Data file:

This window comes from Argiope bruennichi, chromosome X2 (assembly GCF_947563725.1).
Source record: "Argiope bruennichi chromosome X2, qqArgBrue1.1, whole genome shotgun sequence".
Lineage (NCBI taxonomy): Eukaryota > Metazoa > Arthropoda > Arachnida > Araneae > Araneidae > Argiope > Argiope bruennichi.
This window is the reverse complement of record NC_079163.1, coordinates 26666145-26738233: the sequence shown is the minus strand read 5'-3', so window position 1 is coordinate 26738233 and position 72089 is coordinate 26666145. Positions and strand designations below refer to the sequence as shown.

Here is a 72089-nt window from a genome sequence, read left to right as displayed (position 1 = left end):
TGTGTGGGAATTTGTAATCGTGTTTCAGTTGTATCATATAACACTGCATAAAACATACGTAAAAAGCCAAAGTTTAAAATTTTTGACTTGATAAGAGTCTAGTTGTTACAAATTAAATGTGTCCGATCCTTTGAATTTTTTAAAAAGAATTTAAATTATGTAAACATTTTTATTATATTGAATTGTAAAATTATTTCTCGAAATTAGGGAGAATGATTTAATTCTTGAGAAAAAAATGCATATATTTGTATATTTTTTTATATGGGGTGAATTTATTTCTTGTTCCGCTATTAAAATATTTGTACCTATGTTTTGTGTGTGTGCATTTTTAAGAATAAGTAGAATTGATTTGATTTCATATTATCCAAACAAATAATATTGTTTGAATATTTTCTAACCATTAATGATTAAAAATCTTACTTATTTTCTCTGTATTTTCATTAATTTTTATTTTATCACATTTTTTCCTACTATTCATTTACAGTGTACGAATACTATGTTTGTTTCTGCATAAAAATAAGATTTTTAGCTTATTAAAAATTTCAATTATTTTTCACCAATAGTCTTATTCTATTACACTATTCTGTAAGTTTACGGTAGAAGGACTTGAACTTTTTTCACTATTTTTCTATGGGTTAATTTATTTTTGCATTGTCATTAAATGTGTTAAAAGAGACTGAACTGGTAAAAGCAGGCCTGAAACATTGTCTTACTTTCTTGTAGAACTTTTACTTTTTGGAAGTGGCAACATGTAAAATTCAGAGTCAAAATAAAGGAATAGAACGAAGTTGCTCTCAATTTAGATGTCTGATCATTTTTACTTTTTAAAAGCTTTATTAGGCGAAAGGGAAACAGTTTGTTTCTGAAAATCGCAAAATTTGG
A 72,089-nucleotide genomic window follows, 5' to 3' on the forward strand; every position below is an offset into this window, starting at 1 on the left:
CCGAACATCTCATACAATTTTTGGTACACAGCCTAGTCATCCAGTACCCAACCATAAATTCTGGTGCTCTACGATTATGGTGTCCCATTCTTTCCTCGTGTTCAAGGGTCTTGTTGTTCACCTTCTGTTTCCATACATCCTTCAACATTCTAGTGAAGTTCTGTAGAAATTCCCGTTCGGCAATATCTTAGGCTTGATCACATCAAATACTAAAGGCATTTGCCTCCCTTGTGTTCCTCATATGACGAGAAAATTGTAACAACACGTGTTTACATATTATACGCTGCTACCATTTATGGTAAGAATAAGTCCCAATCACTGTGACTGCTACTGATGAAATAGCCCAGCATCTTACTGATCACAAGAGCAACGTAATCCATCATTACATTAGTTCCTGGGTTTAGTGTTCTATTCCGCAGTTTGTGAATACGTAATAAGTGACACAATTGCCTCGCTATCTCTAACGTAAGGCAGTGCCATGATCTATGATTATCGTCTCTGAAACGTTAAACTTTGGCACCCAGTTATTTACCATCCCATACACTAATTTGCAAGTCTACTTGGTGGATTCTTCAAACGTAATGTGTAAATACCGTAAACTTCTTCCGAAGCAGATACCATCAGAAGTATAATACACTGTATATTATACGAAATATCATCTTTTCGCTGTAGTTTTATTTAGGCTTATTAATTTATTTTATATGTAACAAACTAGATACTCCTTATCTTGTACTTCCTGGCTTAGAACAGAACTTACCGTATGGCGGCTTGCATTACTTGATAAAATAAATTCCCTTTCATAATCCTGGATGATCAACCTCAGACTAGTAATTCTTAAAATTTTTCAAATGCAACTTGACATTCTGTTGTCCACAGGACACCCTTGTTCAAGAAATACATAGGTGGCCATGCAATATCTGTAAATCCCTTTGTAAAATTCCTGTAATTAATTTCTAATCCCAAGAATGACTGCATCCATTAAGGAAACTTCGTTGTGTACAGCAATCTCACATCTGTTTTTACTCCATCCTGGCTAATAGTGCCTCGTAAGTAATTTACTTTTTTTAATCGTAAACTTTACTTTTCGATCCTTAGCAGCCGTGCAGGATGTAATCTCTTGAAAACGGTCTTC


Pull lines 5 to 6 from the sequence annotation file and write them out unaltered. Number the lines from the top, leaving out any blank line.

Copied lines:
Here is a 72089-nt window from a genome sequence, read left to right as displayed (position 1 = left end):
TGTGTGGGAATTTGTAATCGTGTTTCAGTTGTATCATATAACACTGCATAAAACATACGTAAAAAGCCAAAGTTTAAAATTTTTGACTTGATAAGAGTCTAGTTGTTACAAATTAAATGTGTCCGATCCTTTGAATTTTTTAAAAAGAATTTAAATTATGTAAACATTTTTATTATATTGAATTGTAAAATTATTTCTCGAAATTAGGGAGAATGATTTAATTCTTGAGAAAAAAATGCATATATTTGTATATTTTTTTATATGGGGTGAATTTATTTCTTGTTCCGCTATTAAAATATTTGTACCTATGTTTTGTGTGTGTGCATTTTTAAGAATAAGTAGAATTGATTTGATTTCATATTATCCAAACAAATAATATTGTTTGAATATTTTCTAACCATTAATGATTAAAAATCTTACTTATTTTCTCTGTATTTTCATTAATTTTTATTTTATCACATTTTTTCCTACTATTCATTTACAGTGTACGAATACTATGTTTGTTTCTGCATAAAAATAAGATTTTTAGCTTATTAAAAATTTCAATTATTTTTCACCAATAGTCTTATTCTATTACACTATTCTGTAAGTTTACGGTAGAAGGACTTGAACTTTTTTCACTATTTTTCTATGGGTTAATTTATTTTTGCATTGTCATTAAATGTGTTAAAAGAGACTGAACTGGTAAAAGCAGGCCTGAAACATTGTCTTACTTTCTTGTAGAACTTTTACTTTTTGGAAGTGGCAACATGTAAAATTCAGAGTCAAAATAAAGGAATAGAACGAAGTTGCTCTCAATTTAGATGTCTGATCATTTTTACTTTTTAAAAGCTTTATTAGGCGAAAGGGAAACAGTTTGTTTCTGAAAATCGCAAAATTTGG